Aphrodisiac foods that could improve your love life and gut health

Certain aphrodisiac foods are good for your love life and gut health. (Getty Images)
Certain aphrodisiac foods are good for your love life and gut health. (Getty Images)

Valentine's Day is fast approaching and many couples could no doubt be looking to ramp up the romance by planning a meal with all the aphrodisiacs.

Named after Aphrodite, the Greek goddess of love, aphrodisiacs are said to increase libido, potency, and sexual pleasure.

"While research into the effects of aphrodisiac foods is minimal, the nutrients in certain foods have been shown to have a physiological effect that impacts sexual function," explains Kyle Crowley, a nutrition expert at Protein Works.

"The main benefits of the foods we know as aphrodisiacs are that they contribute to healthy blood flow and balance hormones, both useful in increasing libido."

As well as potentially giving your love life a boost, there's an additional bonus to serving up the foods of love in that many many of them are also great for your gut health.

"A key component that makes a lot of these so-called aphrodisiac foods good for gut health is fibre," explains Crowley.

"Adding fibre to your diet is essential for the health of the gut microbiome and the body's digestion. As well as fibre, foods containing prebiotics, lean proteins and antioxidants all help to improve gut health. The overall characteristic of these is that they work to improve digestive health.”

With that in mind here are some of the best aphrodisiacs, which could inject a little more romance and also have a positive impact on your gut.

Strawberries dipped in dark chocolate. (Getty Images)
Strawberries dipped in dark chocolate can give gut health a boost. (Getty Images)


Strawberries have to be up there as one of the most romantic fruits, with the red berries often coated in chocolate as a Valentine’s treat.

"Strawberries are a source of fibre, which is a great way to promote healthy digestion," explains Crowley. Studies have shown that strawberries can aid in reducing gut inflammation, specifically in people suffering from symptoms of IBS.

"Covering your strawberries in dark chocolate can also have extra benefits for the gut, with the sweet snack containing both high fibre and a number of antioxidants to help the gut lining."


Sure it makes your pee smell, but once you've got past that there are numerous gut health reasons to add asparagus to your Valentine's Day plate, regardless of its abilities to put you in the mood.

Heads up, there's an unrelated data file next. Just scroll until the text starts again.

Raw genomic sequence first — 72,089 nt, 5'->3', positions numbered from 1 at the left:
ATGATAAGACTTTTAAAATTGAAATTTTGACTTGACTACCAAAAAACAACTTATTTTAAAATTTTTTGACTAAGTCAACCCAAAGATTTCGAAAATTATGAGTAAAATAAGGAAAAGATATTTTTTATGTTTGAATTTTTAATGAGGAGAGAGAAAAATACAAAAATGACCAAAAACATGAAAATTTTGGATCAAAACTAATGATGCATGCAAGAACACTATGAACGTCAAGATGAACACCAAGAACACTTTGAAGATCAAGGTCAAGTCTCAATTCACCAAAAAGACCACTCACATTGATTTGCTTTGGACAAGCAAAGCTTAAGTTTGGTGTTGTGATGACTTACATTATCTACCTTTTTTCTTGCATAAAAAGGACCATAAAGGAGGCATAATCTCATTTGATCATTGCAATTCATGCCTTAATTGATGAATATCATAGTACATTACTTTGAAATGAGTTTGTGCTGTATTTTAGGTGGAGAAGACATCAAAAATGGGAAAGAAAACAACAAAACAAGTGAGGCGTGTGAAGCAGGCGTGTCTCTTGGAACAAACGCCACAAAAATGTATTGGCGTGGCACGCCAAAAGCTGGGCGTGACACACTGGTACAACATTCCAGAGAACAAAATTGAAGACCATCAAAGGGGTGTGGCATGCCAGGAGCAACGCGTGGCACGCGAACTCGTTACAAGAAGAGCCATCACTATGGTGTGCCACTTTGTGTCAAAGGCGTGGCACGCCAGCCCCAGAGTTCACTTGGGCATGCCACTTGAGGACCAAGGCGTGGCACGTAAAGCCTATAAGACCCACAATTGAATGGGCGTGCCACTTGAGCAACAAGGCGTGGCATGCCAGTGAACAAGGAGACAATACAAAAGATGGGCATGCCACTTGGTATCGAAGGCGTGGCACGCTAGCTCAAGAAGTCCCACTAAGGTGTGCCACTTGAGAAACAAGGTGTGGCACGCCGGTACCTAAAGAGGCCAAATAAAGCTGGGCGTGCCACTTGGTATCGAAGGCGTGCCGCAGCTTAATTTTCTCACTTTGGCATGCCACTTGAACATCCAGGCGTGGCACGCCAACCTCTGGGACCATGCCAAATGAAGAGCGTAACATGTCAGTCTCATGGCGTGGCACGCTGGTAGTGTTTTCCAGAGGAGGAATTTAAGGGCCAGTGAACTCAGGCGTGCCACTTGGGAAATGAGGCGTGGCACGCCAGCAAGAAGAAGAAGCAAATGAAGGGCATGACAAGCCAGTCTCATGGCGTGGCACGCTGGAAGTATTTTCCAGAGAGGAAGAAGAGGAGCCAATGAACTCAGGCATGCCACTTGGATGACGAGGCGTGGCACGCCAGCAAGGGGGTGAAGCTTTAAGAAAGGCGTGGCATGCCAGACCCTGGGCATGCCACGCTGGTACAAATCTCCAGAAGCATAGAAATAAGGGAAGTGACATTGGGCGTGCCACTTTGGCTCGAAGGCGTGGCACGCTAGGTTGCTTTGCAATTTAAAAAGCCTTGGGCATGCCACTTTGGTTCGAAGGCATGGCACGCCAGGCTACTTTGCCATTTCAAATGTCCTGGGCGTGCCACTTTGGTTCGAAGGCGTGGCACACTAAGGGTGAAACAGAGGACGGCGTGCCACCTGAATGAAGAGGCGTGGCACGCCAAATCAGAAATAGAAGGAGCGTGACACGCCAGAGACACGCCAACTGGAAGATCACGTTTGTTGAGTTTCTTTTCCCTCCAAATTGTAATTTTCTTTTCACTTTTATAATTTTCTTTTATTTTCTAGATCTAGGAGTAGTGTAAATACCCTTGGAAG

"Asparagus is not only delicious but also a great source of fibre, which plays an important role in digestion," Crowley explains. "The vegetable has a high nutritional value too, and its prebiotic properties work to feed good bacteria in the gut.”

Asparagus can also help to ensure you don't end your romantic meal feeling bloated. "Research has found that the vegetable may also help regulate the digestive system, thereby reducing inflammation and promoting repair," Crowley adds.

Serving asparagus on a plate. (Getty Images)
Asparagus is a great source of fibre. (Getty Images)


Spice up your love life in the kitchen as well as the bedroom this Valentine’s Day, by adding a touch of chilli to your plate.

"Not only does chilli act as an aphrodisiac, enhancing sensations and blood flow in the body, but it also benefits your gut," Crowley explains. "When consumed in moderation, chilli extract may improve gut health by increasing the number of good bacteria and in turn reducing the number of disease-causing bacteria."

Figs on a cheeseboard. (Getty Images)
Figs are full of fibre which provides the gut bacteria with prebiotics. (Getty Images)


Give your end-of-the-night cheeseboard an aphrodisiac upgrade by adding some delicious figs.

"Figs are full of fibre which provides the gut bacteria with prebiotics to feed on, improving digestive health," Crowley explains.

"Though these jammy fruits are incredibly more-ish when paired with your favourite cheese, be sure not to eat too many as figs have natural laxative properties."

Crowley notes that as there is little scientific evidence supporting the benefits of aphrodisiacs in food, it is worth consulting your doctor before making significant dietary changes to address sexual health concerns.

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